Representing data by splines - A method and program to approximate, smooth, interpolate, differentiate, and/or envelope data

The problem

Approximation of data by global methods has some major difficulties. Most of those problems can be overcome if one uses piecewise local polynomials, namely quadratic or cubic splines. They are widely used for interpolation - the extension to approximation is obvious, but it seems almost to be unknown. I have developed a computer program which can be used for various tasks: to approximate more-or-less scattered data, or to smooth, differentiate, interpolate, or calculate an envelope to that data. It seems to be quite flexible and powerful.

Download - program, theory & instruction manual, and supporting files

The theory, practical aspects, the results of several applications of the program, and operating instructions are described in this PDF file. It shows some of the variety of problems that can be solved.

One can download all the files necessary here from this Zip file. There are several example files, which should be unpacked automatically into a sub-directory Examples. For other problems the program can read data from any directory on the computer and outputs results to that same directory.

It might be easier to use the self-extracting Zip file Approximating-splines-program-files.exe, which would unpack the examples files automatically into the sub-directory Examples. However, your computer security might express concerns. Mine did to me when I downloaded and ran the file, but I did convince it to trust me.

Results from program

The original problem I wanted to solve was the approximation of rating data from river gauging stations. Here is an example, with roughly 100 data points, from the 10 years of the 1970s for United States Geological Survey Station 02448500 on the Noxubee River near Geiger, Alabama, USA.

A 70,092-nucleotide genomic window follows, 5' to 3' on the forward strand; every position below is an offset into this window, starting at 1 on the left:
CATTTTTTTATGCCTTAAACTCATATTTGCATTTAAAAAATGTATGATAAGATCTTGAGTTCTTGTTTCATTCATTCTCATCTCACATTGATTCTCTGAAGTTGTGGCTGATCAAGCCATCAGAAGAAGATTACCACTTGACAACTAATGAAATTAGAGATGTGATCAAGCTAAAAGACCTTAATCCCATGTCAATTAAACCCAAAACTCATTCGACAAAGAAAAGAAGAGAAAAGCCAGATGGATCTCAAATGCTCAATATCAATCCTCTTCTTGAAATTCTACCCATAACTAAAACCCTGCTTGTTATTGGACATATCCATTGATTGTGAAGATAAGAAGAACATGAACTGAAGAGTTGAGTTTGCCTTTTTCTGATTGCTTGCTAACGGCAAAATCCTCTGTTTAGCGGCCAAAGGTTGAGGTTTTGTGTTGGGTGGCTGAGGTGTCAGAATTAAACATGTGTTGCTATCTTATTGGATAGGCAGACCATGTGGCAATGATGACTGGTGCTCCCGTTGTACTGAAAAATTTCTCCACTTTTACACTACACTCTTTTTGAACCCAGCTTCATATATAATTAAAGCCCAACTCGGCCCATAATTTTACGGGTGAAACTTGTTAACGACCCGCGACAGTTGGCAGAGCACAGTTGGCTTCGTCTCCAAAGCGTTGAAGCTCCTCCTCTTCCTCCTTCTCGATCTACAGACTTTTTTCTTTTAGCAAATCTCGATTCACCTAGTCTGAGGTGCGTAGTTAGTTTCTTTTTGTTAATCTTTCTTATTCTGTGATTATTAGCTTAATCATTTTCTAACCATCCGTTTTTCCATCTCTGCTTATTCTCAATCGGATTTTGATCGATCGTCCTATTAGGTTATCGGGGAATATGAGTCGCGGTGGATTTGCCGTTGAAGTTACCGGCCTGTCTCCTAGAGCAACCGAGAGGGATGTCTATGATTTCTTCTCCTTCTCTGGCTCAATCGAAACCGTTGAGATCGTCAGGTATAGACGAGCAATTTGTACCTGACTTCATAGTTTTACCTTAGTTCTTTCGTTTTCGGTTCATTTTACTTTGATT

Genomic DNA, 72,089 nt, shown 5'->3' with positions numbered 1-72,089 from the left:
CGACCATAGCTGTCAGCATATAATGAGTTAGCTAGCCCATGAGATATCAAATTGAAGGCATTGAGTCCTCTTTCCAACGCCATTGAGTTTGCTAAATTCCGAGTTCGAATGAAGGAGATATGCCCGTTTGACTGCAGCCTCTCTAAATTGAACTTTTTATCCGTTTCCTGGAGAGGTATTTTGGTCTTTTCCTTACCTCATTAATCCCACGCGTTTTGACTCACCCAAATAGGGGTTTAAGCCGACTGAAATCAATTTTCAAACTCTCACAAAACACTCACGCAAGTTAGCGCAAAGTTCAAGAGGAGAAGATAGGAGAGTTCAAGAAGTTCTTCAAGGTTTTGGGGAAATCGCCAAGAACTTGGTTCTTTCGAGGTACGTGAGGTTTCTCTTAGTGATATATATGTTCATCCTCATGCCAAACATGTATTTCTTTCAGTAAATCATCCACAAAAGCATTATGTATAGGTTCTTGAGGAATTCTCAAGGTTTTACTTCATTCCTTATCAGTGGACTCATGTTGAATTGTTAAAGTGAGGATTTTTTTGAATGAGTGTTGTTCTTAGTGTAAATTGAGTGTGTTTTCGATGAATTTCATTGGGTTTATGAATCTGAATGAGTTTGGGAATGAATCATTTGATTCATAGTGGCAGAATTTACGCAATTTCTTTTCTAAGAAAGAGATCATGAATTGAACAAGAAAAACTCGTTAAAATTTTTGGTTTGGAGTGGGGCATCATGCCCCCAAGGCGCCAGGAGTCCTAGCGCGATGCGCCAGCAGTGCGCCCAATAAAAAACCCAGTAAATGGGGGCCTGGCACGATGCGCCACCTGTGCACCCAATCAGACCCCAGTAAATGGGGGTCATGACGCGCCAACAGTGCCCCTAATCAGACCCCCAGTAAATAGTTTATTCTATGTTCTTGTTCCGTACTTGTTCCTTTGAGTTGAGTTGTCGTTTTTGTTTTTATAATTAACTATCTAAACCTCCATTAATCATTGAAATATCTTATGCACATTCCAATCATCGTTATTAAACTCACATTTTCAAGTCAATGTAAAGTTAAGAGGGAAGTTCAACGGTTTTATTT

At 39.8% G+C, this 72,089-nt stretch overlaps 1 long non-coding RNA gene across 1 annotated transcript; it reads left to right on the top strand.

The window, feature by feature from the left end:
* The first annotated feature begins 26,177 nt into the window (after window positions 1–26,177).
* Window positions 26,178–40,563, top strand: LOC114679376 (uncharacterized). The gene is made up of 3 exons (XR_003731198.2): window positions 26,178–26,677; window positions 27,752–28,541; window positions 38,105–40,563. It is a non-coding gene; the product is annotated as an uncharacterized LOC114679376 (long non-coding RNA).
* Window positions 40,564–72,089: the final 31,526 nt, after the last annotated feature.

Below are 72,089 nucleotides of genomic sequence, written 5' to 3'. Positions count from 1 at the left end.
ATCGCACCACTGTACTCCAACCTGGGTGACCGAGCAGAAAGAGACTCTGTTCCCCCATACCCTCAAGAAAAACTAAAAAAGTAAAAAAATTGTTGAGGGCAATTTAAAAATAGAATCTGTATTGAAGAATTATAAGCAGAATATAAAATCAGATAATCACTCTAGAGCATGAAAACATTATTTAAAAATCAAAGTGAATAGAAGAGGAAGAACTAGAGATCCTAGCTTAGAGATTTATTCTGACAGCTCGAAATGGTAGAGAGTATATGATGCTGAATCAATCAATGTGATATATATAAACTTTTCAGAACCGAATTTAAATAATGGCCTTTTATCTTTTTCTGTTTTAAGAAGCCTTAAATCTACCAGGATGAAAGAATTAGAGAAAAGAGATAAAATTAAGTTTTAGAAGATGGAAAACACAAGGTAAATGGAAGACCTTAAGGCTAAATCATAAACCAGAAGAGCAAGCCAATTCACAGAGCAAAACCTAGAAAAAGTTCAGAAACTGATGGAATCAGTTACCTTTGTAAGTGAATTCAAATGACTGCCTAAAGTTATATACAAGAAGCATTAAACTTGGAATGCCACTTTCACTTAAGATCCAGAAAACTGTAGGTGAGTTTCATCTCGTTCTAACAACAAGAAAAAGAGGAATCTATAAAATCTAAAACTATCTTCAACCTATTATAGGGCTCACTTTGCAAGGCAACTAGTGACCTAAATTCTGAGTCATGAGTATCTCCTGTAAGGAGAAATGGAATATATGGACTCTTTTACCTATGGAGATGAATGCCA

Here is another approximation problem - Nikuradse's results for the resistance function F as a function of the roughness Reynolds number, independent of relative roughness.

The program might be useful for smoothing operations for plotting and/or differentiation for data which is not all that scattered. I call this quasi-interpolation. A situation might be where one has a set of discrete points that have been digitised or measured by hand, which could have small deviations from a smooth curve for plotting because of the imperfections of the digitising process or using straight lines between data points. As an example, shown on the right, we consider the data set obtained when I scanned and digitised figure 5.11.6 on page 341 of An Introduction to Fluid Dynamics by G. K. Batchelor, for the variation of the drag coefficient of a smooth circular cylinder as a function of Reynolds number. This includes the well-known sudden drop in the coefficient as the boundary layer goes from laminar to turbulent, making interpolation/approximation by global methods very difficult.

Maintained and authorised by John Fenton; Last modified: Monday, 18 September 2017